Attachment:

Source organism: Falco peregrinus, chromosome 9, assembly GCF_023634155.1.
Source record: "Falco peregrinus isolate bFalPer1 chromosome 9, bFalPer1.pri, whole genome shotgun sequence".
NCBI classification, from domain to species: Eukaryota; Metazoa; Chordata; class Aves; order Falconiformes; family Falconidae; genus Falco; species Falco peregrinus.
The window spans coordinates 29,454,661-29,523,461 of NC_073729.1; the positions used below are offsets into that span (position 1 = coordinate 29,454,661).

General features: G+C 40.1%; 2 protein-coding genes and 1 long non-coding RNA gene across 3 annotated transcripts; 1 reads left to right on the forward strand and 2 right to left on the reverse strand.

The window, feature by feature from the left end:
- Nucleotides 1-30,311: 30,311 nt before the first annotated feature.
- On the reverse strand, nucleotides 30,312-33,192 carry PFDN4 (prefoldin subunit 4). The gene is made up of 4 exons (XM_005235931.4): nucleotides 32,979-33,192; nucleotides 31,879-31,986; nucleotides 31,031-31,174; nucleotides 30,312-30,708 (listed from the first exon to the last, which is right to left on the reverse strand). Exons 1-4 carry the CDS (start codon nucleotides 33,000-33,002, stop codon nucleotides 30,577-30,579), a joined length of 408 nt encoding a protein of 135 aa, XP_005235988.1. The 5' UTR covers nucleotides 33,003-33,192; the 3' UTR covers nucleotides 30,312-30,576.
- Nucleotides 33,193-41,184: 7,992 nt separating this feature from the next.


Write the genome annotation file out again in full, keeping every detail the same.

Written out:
Source organism: Falco peregrinus, chromosome 9, assembly GCF_023634155.1.
Source record: "Falco peregrinus isolate bFalPer1 chromosome 9, bFalPer1.pri, whole genome shotgun sequence".
NCBI classification, from domain to species: Eukaryota; Metazoa; Chordata; class Aves; order Falconiformes; family Falconidae; genus Falco; species Falco peregrinus.
The window spans coordinates 29,454,661-29,523,461 of NC_073729.1; the positions used below are offsets into that span (position 1 = coordinate 29,454,661).

General features: G+C 40.1%; 2 protein-coding genes and 1 long non-coding RNA gene across 3 annotated transcripts; 1 reads left to right on the forward strand and 2 right to left on the reverse strand.

The window, feature by feature from the left end:
- Nucleotides 1-30,311: 30,311 nt before the first annotated feature.
- On the reverse strand, nucleotides 30,312-33,192 carry PFDN4 (prefoldin subunit 4). The gene is made up of 4 exons (XM_005235931.4): nucleotides 32,979-33,192; nucleotides 31,879-31,986; nucleotides 31,031-31,174; nucleotides 30,312-30,708 (listed from the first exon to the last, which is right to left on the reverse strand). Exons 1-4 carry the CDS (start codon nucleotides 33,000-33,002, stop codon nucleotides 30,577-30,579), a joined length of 408 nt encoding a protein of 135 aa, XP_005235988.1. The 5' UTR covers nucleotides 33,003-33,192; the 3' UTR covers nucleotides 30,312-30,576.
- Nucleotides 33,193-41,184: 7,992 nt separating this feature from the next.